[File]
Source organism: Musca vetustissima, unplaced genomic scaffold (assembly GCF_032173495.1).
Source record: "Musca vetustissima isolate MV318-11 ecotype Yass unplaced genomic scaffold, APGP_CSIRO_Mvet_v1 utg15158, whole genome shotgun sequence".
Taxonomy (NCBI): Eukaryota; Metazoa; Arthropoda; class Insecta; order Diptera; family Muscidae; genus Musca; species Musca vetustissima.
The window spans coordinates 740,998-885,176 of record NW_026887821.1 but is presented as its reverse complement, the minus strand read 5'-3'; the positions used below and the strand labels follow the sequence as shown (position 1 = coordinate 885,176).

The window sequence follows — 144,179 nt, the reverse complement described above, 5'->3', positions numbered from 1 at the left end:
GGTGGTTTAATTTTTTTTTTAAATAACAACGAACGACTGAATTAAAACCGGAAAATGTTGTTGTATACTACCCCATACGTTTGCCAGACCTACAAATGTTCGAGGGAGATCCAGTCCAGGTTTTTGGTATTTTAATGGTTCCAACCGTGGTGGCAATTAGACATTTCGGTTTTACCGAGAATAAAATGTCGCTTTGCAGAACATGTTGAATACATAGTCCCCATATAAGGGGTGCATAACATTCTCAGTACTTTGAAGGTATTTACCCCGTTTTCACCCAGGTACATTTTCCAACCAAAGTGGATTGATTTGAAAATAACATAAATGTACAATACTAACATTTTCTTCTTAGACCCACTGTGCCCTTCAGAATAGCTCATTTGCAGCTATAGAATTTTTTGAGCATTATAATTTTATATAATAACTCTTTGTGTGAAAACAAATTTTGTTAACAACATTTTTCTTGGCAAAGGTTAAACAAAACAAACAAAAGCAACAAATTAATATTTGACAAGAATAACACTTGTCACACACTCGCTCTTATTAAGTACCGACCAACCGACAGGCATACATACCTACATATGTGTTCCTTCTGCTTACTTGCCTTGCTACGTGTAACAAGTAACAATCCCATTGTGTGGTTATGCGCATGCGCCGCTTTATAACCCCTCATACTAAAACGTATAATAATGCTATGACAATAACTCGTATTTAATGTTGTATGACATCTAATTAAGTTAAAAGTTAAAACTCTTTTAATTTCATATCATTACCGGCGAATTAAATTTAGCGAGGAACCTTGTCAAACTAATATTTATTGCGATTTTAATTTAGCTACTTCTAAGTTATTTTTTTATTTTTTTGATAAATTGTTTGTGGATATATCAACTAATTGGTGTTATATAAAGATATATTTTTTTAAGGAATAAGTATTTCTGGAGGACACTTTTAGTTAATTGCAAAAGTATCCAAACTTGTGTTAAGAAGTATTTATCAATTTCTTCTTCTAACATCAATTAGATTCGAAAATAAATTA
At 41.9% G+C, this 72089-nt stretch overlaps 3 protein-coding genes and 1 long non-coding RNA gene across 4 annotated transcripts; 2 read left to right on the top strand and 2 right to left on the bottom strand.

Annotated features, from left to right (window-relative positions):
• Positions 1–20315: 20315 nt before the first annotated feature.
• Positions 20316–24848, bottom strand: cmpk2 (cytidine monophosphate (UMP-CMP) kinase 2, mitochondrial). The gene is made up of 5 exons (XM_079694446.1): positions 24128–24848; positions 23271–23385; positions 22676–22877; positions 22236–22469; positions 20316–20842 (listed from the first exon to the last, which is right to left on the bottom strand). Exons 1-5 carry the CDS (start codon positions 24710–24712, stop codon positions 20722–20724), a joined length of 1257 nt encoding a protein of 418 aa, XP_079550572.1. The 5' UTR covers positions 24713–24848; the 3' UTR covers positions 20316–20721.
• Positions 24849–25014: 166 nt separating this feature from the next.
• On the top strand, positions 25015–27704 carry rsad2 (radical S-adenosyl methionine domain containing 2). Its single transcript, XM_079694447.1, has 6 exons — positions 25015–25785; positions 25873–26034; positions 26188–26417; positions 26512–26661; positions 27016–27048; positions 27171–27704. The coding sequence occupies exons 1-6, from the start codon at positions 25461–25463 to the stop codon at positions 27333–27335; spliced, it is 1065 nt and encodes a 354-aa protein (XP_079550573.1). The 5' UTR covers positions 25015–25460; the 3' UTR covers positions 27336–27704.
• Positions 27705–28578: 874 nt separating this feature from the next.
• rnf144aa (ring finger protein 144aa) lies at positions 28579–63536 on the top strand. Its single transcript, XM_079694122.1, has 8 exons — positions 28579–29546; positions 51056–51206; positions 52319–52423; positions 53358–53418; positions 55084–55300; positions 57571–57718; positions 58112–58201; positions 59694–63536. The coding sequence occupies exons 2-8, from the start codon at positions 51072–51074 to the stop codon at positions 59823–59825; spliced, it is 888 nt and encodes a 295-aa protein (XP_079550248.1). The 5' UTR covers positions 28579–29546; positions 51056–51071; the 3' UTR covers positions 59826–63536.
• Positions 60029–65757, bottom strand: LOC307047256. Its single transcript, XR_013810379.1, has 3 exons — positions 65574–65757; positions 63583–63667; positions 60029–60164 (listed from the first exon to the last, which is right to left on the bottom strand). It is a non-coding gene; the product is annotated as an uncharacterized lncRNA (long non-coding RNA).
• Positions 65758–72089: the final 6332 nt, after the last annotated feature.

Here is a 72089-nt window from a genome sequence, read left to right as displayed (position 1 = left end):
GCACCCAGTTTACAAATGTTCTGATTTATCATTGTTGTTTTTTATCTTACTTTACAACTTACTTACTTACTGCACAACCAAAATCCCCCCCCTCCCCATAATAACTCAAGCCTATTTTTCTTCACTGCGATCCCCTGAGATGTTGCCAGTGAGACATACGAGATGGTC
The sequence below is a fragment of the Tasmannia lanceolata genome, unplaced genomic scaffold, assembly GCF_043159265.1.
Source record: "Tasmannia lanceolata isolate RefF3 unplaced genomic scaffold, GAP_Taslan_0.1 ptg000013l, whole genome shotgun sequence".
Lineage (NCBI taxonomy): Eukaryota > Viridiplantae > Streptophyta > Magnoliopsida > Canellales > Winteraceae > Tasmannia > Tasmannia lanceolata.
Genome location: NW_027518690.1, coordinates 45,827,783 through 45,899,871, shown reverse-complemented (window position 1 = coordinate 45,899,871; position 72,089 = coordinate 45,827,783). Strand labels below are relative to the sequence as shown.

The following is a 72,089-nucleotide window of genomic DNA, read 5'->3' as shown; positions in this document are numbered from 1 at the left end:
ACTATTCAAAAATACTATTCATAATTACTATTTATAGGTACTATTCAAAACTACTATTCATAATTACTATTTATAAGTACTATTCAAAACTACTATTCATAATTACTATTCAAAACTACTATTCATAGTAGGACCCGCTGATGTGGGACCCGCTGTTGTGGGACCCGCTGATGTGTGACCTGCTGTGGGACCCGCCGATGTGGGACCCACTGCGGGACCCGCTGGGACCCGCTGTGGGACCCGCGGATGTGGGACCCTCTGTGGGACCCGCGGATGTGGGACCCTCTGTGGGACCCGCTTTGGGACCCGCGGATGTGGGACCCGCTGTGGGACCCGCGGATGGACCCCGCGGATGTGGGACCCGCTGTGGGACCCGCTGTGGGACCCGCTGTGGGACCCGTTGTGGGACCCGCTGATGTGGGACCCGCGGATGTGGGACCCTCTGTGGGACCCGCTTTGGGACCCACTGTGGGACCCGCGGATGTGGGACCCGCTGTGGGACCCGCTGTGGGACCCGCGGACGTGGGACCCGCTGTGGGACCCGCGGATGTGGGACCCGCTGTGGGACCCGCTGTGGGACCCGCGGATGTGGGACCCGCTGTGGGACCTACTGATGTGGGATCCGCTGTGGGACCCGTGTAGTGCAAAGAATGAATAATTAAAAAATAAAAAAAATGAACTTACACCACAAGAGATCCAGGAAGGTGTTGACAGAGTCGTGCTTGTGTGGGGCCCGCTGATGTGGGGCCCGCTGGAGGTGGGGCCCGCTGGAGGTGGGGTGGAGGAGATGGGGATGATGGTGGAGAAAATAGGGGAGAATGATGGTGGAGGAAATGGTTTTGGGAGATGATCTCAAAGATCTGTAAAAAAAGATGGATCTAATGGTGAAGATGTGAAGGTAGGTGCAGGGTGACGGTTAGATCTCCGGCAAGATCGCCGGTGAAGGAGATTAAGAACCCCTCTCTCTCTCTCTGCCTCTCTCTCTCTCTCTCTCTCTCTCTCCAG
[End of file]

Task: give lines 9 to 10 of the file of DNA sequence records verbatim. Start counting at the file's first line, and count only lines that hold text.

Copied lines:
• Positions 1–20315: 20315 nt before the first annotated feature.
• Positions 20316–24848, bottom strand: cmpk2 (cytidine monophosphate (UMP-CMP) kinase 2, mitochondrial). The gene is made up of 5 exons (XM_079694446.1): positions 24128–24848; positions 23271–23385; positions 22676–22877; positions 22236–22469; positions 20316–20842 (listed from the first exon to the last, which is right to left on the bottom strand). Exons 1-5 carry the CDS (start codon positions 24710–24712, stop codon positions 20722–20724), a joined length of 1257 nt encoding a protein of 418 aa, XP_079550572.1. The 5' UTR covers positions 24713–24848; the 3' UTR covers positions 20316–20721.